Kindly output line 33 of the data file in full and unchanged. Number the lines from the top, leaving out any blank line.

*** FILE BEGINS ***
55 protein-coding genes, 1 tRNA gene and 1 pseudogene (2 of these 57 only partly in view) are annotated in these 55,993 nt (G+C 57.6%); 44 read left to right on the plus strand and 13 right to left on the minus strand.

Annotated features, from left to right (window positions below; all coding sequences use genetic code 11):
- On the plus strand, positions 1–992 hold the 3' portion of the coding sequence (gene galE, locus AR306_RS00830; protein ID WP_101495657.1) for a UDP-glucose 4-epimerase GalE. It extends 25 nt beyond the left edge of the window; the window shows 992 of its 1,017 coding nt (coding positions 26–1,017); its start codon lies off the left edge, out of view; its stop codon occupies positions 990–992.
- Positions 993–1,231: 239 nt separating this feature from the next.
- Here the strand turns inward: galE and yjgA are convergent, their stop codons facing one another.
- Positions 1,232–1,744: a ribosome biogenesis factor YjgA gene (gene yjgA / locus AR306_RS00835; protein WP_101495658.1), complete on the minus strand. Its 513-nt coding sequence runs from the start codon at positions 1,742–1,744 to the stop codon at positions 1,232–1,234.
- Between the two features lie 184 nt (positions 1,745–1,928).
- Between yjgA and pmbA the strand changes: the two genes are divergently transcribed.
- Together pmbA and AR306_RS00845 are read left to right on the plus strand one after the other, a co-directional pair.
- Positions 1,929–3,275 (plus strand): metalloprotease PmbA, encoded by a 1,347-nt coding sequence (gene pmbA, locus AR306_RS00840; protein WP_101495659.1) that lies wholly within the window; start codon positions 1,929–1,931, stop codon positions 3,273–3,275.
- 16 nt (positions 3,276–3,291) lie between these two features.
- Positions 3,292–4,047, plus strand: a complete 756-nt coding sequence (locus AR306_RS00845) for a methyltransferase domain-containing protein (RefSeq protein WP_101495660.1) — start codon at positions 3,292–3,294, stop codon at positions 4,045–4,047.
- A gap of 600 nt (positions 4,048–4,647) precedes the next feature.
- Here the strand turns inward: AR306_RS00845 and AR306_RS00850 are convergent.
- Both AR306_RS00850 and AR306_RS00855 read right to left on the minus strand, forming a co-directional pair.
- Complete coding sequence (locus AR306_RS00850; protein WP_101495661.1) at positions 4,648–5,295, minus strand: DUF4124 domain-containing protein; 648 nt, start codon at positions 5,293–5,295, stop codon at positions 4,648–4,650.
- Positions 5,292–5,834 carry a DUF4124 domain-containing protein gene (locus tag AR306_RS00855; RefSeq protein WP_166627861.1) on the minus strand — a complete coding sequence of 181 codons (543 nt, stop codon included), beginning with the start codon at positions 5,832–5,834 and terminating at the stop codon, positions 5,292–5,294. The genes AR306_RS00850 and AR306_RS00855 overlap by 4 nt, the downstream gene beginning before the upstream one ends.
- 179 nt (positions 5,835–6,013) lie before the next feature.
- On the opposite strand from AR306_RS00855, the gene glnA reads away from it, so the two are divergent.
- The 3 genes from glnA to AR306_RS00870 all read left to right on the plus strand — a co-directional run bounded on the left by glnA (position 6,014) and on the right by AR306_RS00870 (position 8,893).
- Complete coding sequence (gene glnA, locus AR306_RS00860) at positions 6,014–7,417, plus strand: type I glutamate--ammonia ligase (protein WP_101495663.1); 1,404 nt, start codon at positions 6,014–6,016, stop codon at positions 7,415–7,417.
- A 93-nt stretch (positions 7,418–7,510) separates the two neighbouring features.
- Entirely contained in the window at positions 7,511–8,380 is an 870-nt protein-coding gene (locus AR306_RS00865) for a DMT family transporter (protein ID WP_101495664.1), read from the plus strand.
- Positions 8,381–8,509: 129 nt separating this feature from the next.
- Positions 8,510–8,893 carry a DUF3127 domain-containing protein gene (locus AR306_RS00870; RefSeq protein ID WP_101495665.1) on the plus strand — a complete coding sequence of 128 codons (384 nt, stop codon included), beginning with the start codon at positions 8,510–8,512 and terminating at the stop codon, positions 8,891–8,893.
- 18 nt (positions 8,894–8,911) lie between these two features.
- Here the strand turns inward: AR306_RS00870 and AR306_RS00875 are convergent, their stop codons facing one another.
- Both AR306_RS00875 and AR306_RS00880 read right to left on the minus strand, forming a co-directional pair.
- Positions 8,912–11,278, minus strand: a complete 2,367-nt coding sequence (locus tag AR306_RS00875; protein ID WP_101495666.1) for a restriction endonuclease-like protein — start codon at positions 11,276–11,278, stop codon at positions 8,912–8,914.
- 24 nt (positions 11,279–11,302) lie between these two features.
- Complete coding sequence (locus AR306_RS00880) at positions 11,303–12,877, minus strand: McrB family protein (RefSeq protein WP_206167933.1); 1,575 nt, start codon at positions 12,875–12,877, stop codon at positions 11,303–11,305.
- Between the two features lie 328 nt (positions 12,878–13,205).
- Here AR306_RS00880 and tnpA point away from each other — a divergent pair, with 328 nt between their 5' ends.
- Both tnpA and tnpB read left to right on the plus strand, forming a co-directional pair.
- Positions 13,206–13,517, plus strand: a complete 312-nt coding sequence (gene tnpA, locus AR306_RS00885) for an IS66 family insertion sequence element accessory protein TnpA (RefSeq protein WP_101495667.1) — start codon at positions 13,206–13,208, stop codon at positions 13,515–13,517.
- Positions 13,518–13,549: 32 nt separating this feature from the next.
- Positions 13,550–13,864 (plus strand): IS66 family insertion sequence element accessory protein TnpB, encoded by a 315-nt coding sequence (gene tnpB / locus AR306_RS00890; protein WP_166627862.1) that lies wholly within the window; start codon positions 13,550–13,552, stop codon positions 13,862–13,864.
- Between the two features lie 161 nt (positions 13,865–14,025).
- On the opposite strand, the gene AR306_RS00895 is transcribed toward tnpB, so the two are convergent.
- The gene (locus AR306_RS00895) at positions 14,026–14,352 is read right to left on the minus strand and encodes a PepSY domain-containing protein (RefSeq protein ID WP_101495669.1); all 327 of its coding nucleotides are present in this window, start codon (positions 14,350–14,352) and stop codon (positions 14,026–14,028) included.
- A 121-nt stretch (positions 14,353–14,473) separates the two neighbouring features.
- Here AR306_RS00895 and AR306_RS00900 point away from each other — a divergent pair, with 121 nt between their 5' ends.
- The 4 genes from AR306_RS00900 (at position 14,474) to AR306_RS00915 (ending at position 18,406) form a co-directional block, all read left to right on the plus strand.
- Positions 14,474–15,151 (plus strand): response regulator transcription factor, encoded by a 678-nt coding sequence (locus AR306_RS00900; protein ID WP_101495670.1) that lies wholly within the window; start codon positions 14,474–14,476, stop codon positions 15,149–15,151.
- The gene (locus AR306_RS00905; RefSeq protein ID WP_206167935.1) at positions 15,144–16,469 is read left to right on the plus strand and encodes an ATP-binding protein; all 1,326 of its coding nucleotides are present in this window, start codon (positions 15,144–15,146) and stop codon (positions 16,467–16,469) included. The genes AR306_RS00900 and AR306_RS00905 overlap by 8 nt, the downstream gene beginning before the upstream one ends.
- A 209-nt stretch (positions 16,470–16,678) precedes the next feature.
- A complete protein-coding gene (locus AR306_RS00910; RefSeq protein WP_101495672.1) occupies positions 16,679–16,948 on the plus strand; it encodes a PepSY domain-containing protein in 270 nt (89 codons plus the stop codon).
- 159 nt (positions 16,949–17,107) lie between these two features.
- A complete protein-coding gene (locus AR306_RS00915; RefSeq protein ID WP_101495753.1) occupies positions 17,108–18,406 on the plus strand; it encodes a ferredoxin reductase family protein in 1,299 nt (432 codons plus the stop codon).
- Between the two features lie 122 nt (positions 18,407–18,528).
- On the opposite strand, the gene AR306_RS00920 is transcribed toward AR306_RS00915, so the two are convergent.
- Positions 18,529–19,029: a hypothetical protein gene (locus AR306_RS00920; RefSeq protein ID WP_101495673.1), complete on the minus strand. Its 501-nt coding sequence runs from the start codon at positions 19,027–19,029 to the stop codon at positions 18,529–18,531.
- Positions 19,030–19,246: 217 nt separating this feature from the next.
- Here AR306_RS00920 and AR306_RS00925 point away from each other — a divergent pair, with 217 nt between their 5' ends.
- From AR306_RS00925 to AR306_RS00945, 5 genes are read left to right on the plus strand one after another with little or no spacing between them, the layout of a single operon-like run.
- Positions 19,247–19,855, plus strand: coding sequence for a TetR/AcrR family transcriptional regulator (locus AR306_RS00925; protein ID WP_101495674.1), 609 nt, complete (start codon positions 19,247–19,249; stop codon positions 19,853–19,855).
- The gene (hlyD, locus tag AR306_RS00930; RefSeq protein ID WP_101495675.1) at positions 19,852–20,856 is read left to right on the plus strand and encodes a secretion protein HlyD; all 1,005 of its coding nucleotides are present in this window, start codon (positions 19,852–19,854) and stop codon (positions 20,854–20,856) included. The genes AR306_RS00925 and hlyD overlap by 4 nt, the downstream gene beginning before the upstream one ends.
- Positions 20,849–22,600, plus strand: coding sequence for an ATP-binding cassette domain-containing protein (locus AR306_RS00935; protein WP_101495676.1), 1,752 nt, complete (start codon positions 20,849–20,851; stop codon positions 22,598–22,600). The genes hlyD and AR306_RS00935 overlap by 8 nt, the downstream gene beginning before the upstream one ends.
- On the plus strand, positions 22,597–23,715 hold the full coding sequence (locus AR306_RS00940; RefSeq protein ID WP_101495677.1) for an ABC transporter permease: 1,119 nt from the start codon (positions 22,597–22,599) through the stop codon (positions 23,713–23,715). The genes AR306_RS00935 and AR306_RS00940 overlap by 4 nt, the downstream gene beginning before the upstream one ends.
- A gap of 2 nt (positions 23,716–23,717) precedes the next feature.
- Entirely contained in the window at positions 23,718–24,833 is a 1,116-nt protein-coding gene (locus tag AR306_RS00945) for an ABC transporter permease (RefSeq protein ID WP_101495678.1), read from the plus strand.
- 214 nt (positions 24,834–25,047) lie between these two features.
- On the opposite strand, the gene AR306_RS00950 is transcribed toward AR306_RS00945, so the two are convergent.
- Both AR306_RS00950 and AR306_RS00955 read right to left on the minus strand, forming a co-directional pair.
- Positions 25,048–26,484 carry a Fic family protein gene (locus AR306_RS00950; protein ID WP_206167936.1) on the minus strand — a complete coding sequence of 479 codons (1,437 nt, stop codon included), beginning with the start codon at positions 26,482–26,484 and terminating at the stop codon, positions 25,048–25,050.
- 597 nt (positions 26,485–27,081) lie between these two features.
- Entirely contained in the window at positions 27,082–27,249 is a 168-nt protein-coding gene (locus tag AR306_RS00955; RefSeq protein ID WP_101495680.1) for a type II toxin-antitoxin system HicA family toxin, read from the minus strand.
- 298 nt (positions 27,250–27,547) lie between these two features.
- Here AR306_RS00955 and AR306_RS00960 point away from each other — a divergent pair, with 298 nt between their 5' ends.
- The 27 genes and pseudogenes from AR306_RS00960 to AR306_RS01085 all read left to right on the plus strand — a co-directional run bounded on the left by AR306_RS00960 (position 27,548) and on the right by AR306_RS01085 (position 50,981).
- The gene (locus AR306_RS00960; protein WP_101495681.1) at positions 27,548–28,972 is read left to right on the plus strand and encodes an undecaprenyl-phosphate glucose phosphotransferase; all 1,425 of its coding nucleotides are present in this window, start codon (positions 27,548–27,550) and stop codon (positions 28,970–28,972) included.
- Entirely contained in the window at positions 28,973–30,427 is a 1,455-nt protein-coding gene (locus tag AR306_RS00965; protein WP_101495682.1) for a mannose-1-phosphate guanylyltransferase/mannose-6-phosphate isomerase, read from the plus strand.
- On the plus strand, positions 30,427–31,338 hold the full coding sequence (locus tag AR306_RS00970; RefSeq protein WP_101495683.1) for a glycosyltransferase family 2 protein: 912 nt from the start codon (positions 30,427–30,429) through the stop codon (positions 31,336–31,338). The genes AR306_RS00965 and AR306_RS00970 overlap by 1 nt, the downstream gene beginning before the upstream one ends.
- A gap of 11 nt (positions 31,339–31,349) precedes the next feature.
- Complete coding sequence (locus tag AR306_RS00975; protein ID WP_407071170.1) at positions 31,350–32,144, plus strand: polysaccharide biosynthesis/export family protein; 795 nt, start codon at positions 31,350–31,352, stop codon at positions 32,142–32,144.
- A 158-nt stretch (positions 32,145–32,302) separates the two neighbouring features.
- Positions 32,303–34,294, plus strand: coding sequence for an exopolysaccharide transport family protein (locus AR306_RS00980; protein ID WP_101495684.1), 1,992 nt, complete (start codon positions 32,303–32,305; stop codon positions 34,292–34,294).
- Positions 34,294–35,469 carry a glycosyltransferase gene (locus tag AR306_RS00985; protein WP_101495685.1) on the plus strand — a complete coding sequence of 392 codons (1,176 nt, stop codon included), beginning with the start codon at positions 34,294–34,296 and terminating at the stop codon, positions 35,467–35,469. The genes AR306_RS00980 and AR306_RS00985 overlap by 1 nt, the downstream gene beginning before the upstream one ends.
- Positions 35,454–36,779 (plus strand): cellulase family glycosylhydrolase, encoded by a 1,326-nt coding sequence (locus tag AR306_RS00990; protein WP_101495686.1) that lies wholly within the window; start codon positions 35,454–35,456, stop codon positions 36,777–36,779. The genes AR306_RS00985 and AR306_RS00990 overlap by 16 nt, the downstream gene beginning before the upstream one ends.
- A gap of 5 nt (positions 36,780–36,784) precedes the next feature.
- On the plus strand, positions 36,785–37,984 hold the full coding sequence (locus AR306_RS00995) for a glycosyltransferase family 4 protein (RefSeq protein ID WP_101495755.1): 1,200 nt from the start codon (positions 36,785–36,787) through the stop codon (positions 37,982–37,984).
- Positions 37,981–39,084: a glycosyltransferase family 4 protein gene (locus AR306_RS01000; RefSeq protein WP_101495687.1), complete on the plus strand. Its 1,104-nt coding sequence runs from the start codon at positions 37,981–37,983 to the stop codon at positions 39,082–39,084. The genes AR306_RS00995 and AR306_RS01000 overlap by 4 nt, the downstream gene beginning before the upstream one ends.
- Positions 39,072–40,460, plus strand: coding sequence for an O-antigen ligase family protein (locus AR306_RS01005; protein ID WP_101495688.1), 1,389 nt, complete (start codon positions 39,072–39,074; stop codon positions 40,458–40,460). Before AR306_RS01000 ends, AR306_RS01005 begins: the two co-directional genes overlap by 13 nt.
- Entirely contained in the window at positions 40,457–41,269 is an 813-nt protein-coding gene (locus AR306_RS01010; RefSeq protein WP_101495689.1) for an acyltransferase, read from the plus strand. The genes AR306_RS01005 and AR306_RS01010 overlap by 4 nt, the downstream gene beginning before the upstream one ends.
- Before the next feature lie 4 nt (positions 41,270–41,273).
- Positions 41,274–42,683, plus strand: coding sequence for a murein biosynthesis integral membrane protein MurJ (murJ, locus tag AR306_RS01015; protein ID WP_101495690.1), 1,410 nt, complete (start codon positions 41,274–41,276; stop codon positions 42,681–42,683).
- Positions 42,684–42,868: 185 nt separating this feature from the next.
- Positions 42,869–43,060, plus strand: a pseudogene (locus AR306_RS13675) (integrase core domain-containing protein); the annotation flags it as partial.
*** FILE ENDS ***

- Here AR306_RS00880 and tnpA point away from each other — a divergent pair, with 328 nt between their 5' ends.